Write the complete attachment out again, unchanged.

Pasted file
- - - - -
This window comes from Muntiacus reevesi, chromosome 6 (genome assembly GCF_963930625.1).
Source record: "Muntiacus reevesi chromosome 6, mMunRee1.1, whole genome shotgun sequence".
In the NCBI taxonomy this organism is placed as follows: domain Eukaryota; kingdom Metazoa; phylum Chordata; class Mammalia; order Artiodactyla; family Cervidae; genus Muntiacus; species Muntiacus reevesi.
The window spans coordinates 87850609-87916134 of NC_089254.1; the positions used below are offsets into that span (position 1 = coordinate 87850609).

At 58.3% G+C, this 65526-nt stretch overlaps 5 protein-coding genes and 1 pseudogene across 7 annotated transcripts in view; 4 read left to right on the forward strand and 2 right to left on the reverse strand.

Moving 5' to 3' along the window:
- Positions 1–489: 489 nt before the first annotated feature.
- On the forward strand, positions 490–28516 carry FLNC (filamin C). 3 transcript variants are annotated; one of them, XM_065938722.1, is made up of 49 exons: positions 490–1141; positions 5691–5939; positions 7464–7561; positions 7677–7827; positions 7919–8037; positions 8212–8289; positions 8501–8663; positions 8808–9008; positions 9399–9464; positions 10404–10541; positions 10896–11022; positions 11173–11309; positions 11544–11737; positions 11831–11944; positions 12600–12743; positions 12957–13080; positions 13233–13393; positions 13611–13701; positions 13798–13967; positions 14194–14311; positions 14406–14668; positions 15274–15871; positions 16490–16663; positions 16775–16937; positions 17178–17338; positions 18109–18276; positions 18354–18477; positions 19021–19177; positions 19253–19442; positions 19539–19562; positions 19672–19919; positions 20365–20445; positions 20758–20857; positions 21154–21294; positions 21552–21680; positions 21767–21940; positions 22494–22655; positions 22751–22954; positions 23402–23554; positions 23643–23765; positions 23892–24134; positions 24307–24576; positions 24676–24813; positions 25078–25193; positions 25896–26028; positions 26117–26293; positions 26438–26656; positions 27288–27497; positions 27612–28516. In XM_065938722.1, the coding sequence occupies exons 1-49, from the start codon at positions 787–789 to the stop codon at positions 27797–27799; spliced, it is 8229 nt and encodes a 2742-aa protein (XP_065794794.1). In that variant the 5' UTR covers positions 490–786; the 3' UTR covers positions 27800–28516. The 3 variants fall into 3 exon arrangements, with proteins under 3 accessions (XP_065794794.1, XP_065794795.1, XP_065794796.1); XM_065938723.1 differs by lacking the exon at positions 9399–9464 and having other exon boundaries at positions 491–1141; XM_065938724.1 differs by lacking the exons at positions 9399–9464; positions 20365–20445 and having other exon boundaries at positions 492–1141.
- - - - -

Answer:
This window comes from Muntiacus reevesi, chromosome 6 (genome assembly GCF_963930625.1).
Source record: "Muntiacus reevesi chromosome 6, mMunRee1.1, whole genome shotgun sequence".
In the NCBI taxonomy this organism is placed as follows: domain Eukaryota; kingdom Metazoa; phylum Chordata; class Mammalia; order Artiodactyla; family Cervidae; genus Muntiacus; species Muntiacus reevesi.
The window spans coordinates 87850609-87916134 of NC_089254.1; the positions used below are offsets into that span (position 1 = coordinate 87850609).

At 58.3% G+C, this 65526-nt stretch overlaps 5 protein-coding genes and 1 pseudogene across 7 annotated transcripts in view; 4 read left to right on the forward strand and 2 right to left on the reverse strand.

Moving 5' to 3' along the window:
- Positions 1–489: 489 nt before the first annotated feature.
- On the forward strand, positions 490–28516 carry FLNC (filamin C). 3 transcript variants are annotated; one of them, XM_065938722.1, is made up of 49 exons: positions 490–1141; positions 5691–5939; positions 7464–7561; positions 7677–7827; positions 7919–8037; positions 8212–8289; positions 8501–8663; positions 8808–9008; positions 9399–9464; positions 10404–10541; positions 10896–11022; positions 11173–11309; positions 11544–11737; positions 11831–11944; positions 12600–12743; positions 12957–13080; positions 13233–13393; positions 13611–13701; positions 13798–13967; positions 14194–14311; positions 14406–14668; positions 15274–15871; positions 16490–16663; positions 16775–16937; positions 17178–17338; positions 18109–18276; positions 18354–18477; positions 19021–19177; positions 19253–19442; positions 19539–19562; positions 19672–19919; positions 20365–20445; positions 20758–20857; positions 21154–21294; positions 21552–21680; positions 21767–21940; positions 22494–22655; positions 22751–22954; positions 23402–23554; positions 23643–23765; positions 23892–24134; positions 24307–24576; positions 24676–24813; positions 25078–25193; positions 25896–26028; positions 26117–26293; positions 26438–26656; positions 27288–27497; positions 27612–28516. In XM_065938722.1, the coding sequence occupies exons 1-49, from the start codon at positions 787–789 to the stop codon at positions 27797–27799; spliced, it is 8229 nt and encodes a 2742-aa protein (XP_065794794.1). In that variant the 5' UTR covers positions 490–786; the 3' UTR covers positions 27800–28516. The 3 variants fall into 3 exon arrangements, with proteins under 3 accessions (XP_065794794.1, XP_065794795.1, XP_065794796.1); XM_065938723.1 differs by lacking the exon at positions 9399–9464 and having other exon boundaries at positions 491–1141; XM_065938724.1 differs by lacking the exons at positions 9399–9464; positions 20365–20445 and having other exon boundaries at positions 492–1141.